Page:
First off, I’m not defending the man at all. He was a monster.
That’s kind of the point though…He really was a monster.
If you are reading this, I will assume you know why he was a monster and we can skip that part.
I have taken a little bit of flack for the optimism present in my books. People have said I must go through life with rose-colored glasses and things of that nature. For the record, my sunglasses are Stihl Blackwidows, they keep the sawdust out of my eyes and can handle some serious damage.
My logic has always been that when the chips are down, most people will stand up for one another, even if they are strangers. Even if they live different lifestyles. Most people are good. Plain and simple. Yes, some jackwagons exist, but the majority of humans are good people, maybe a little misguided in some ventures (why do we keep cultivating caraway seeds?!?!) but generally good.
This is what Fred Phelps proved. When his little “church” thing would protest a funeral or a pride parade, every different shade of American would show up to form a human shield. We’ve all seen the pictures. Big bikers with long awesome beards standing shoulder to shoulder with gay men and women, sometimes holding signs of their own, but generally just forming a wall to shield the grieving from the assault that was Fred Phelps disciples.
Those images, the ones of the people lined up, the ones of the funny signs other folks made to mock the ridiculousness of the claims of the Westboro loonies, they are seared into my brain. They show the heart of humanity, albeit with just a touch of scum that was scraped off our boots.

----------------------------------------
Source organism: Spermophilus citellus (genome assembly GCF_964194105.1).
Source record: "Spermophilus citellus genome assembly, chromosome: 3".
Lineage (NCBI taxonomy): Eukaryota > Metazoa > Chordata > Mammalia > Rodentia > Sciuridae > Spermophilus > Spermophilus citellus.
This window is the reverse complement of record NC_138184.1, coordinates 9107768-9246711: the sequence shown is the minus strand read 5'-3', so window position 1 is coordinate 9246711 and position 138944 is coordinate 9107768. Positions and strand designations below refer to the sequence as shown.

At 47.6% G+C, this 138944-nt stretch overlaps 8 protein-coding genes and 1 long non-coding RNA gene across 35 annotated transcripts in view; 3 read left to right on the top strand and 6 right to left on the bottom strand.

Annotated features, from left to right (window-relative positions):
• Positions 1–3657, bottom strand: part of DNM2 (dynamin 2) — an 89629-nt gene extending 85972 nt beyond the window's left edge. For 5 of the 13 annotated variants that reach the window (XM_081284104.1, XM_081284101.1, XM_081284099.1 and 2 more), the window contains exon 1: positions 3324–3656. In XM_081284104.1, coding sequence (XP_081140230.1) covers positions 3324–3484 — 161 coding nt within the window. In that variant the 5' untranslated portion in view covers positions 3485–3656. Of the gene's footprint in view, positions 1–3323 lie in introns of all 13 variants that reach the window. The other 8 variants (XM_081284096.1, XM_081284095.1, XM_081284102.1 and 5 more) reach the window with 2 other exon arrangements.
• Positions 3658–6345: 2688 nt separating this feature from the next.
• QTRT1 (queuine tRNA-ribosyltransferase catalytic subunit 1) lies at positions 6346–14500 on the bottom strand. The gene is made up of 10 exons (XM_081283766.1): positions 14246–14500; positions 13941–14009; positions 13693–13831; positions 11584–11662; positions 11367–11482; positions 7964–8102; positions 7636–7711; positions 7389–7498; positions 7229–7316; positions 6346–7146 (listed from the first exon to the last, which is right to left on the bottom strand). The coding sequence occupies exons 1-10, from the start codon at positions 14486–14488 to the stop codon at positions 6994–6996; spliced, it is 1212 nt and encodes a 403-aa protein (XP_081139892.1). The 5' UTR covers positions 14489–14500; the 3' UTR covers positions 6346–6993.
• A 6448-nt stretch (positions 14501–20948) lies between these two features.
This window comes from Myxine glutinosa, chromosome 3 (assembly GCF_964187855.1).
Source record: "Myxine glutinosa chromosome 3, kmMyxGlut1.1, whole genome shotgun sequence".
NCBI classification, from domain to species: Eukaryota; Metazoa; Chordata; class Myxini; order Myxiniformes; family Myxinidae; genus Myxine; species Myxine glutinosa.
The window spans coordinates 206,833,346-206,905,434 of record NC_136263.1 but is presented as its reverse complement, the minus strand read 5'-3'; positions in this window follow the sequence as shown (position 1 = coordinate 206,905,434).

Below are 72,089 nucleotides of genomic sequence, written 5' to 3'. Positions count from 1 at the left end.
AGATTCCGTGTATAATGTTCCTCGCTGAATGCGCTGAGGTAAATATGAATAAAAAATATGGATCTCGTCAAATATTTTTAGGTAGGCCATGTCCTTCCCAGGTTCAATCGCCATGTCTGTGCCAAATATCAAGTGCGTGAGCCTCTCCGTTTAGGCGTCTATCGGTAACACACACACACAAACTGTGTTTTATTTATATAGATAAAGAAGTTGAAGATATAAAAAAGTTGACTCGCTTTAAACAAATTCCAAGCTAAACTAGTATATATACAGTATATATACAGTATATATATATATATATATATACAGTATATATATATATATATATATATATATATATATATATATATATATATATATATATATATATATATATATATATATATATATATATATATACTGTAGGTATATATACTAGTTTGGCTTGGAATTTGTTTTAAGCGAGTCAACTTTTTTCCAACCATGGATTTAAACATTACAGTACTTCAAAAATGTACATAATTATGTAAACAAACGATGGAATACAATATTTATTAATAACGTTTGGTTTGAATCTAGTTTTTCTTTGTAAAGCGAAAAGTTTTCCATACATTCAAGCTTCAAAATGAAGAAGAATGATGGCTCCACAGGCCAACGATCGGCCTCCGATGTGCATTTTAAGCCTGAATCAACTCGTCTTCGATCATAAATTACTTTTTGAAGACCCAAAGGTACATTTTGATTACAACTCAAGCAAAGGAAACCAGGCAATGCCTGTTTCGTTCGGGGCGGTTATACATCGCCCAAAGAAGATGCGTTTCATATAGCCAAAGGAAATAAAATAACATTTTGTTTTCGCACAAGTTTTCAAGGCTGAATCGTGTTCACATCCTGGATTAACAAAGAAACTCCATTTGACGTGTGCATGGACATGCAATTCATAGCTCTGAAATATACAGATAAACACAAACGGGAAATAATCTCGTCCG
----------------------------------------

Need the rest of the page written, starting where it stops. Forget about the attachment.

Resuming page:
By wearing his intolerance on his sleeve, this man created far more national conversations than most organizations dream of, only it wasn’t the direction he was hoping for. I can imagine people all over the country, maybe being “on the fence” about their own homosexual beliefs, agreeing that the shit Phelps was pulling was simply wrong. It was “Extreme bigotry” and no one wanted to be compared to that. Maybe some folks saw that hatred and took a look inside themselves at their own objections to same sex relationships. That’s it, that’s the start. I suspect that what that man did was pull a great many people off the fence and onto the side of defending gay rights–probably because of the monster making insane signs and shutting down small town funerals.
This is what Fred gave us. Yes, he caused hurt and suffering to many grieving families and that is atrocious, but he also lifted us up, he gave us an obvious villian to focus on. It doesn’t matter if you’re gay, it doesn’t matter if you’re in the military, all you needed was the ability to read.
Often times things like bigotry and racism are hidden or quietly shied away from in conversation. Phelps made so many people angry, so many people fed up, he made us yell as a group. He made us stand up for our brothers and sisters no matter what, because people don’t deserve to be treated like that. Now we just need to start standing up for some of the less obvious forms of bigotry, but at least we’re on the right track. We have a monster to thank for uniting us, but instead of actually thanking him I’ll donate some money to the No H8te campaign or the It Gets Better Project. If you have a little bit of extra cash, maybe you could do the same. The monster may be dead, but that doesn’t mean the fight is over.
I disagree with you. But only slightly.
Phelps was a tactless, bigoted, oil tanker sized douche. But he wasn’t a “monster”.
Josef Mengele was a monster. Idi Amin was a monster. Phelps was nothing but an idiot with a loud mouth. Calling that guy a monster is giving him too much credit.